Maternity Leave was over before I could say how does this pump work? My husband Luke and I had just barely inched out of the first and second-month-trenches only to find ourselves heading into the ring with the newest threat to our sanity: job schedules.
(A pic of me and Luke on the heels of our son’s first 8 weeks of life.)
Prior to labor, no article of clothing in our house stayed dirty for more than a day. My “nesting” was more like “burrowing,” and we were ready. I would adjust the throw pillows on our bed just so each morning in preparation for Baby B to enter the world. (Let’s put a pin in this topic for a later post called “Can’t Stop Won’t Stop: My Addiction to the Pillows that Luke Sees No Point In.” Don’t worry, the newsletter you signed up to receive will let you know when that goes live. Wink.) A clean house was not hard to maintain at week 38 when my pre-motherhood self had already taken leave and all the dishes could remain spotless.
But then the emergency cesarean happened which made the mopping process difficult for a while. And then the baby’s reflux had me giving our burp rag drawer a pep talk before every feeding: Gonna need all hands on deck, fellas. It’s time. And then, OUT OF NO WHERE our dog (who I have begun to refer to as The Issue) began to stress shed every time the baby cried, and my level of handling it was all the way at “nope.”
And work was to be added to all of this.
I don’t remember a ton about those few weeks leading up to going back to work (at a job that I love, no doubt). They were truly a blur of survival. But I remember they were laced with a few solid anxiety attacks concerning milk supply, and questions about when would be the magical time to shower, and wonderings over how the things that barely fit into the nap times of my maternity-leave-day would now need to fit into slots even smaller. Like washing bottles, and cooking us more than popcorn, and getting that darn dog hair off of the floor.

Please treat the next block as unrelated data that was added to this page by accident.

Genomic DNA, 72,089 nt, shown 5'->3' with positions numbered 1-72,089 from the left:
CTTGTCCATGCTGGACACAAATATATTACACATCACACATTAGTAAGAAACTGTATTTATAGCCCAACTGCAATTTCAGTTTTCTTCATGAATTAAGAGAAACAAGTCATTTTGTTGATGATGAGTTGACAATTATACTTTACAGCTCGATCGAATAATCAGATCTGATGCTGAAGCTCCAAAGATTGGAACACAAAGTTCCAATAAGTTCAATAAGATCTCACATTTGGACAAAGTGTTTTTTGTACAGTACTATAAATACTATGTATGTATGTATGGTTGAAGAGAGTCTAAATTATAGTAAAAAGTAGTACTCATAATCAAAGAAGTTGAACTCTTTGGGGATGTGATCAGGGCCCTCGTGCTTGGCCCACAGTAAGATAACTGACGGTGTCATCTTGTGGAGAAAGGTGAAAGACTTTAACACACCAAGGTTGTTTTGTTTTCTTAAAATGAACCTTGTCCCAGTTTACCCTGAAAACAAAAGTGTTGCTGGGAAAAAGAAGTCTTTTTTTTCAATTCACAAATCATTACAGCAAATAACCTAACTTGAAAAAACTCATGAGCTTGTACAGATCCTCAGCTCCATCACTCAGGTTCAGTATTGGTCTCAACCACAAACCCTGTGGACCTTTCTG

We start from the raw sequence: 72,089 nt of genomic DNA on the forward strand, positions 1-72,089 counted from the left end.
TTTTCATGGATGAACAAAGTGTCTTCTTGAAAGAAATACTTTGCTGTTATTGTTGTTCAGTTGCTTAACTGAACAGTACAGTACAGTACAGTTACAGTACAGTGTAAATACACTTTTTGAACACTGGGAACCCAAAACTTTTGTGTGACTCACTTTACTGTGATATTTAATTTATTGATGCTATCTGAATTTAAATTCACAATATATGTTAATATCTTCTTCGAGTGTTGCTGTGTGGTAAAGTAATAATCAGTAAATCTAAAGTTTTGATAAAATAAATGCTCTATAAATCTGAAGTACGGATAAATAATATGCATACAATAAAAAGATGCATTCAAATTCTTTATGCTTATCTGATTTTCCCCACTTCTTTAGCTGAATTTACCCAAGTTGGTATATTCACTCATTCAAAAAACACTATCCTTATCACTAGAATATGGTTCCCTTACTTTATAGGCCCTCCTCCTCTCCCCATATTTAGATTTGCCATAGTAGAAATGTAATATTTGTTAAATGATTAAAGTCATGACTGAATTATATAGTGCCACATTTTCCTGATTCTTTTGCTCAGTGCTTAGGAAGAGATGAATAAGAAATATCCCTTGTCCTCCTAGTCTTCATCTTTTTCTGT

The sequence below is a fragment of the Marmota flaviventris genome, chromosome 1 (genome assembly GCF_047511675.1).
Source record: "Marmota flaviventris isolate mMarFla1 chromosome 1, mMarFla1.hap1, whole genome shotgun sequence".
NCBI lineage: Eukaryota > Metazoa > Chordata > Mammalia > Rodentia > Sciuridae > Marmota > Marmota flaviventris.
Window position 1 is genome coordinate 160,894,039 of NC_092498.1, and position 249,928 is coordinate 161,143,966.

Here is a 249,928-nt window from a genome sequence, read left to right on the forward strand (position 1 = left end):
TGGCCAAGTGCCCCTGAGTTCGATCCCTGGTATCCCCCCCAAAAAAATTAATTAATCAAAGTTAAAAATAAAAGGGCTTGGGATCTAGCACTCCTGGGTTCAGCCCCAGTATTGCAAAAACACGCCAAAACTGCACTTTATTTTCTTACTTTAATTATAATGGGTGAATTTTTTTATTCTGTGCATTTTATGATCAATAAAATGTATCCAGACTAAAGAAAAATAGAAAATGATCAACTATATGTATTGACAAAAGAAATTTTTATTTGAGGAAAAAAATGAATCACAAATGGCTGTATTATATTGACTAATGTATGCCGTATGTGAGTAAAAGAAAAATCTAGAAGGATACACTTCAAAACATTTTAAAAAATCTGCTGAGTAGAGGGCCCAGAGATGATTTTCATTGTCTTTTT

(A pic of me looking at the evidence of The Issue’s stress collecting on every inch of our carpet.)
I’ve been back at my job for going on two months; and as with the first two weeks postpartum, I remember thinking, “I will never feel different. This will never not be hard.” But then one day, you adjust a little bit. And the next Monday doesn’t feel like what the last Monday felt like. And you try some tactic or hack or system that helps what needs to work, work. And that hard thing falls in with the groove of everything else and you realize that your momma capacity is a fierce thing indeed.
One of those systems that has added most to my sanity (and quite frankly, saved The Issue from her impending eviction) has been following this housework schedule that I feel I need to share. It is giving us back our weekends without me feeling like either the cleanliness of our home or our freedom to rest and reset on Saturday has to suffer.
I call it…
How We Get Things Cleaned & We Also Get a Weekend
MORNING BEFORE WORK: Make Beds, Empty Dishwasher, Rotate the Laundry/Put One Load in the Wash
EVENING: Fold & Put Away Laundry, Load Dishwasher, Wipe Down Kitchen Cabinets, Sweep Kitchen (or in our case, press start on The Issue’s saving grace: Roomba), Do the Chore of the Day
Chore of the Day
MONDAY: Clean Bathroom/s, TUESDAY: Dust & Empty Trashcans & Recycling, WEDNESDAY: Vacuum, THURSDAY: Mop, FRIDAY: Swing Day/Catch Up Day, SATURDAY: Sabbath/Rest, SUNDAY: Grocery Shop/Meal Plan & Yard Work
1ST WEEK: Clean appliances, 2ND WEEK: Wipe down walls/baseboards/doors, 3RD WEEK: Clean inside of windows/blinds, 4TH WEEK: Wipe down cabinets
(A pic of me running Roomba for the first time.)
So our dog is still with us, and our army of burp rags is getting cleaned again, and we survived some of the harder parts of work-world-reentry, and we have big plans to sip our coffee this Saturday and not sweep.
If you are in those first weeks of one of the many transitions of new-parenting (be that early postpartum, going back to work, partner going back to work, daycare, etc), we hear you when you say you don’t know how it could ever not be hard. But next Monday won’t likely feel like this Monday. And the Monday after that will be even more different.
Here’s to working it out one little trial-and-error system/hack/tactic at a time, sharing those with each other, and eventually looking back and seeing that the hard thing leveled out and we landed. Again and again.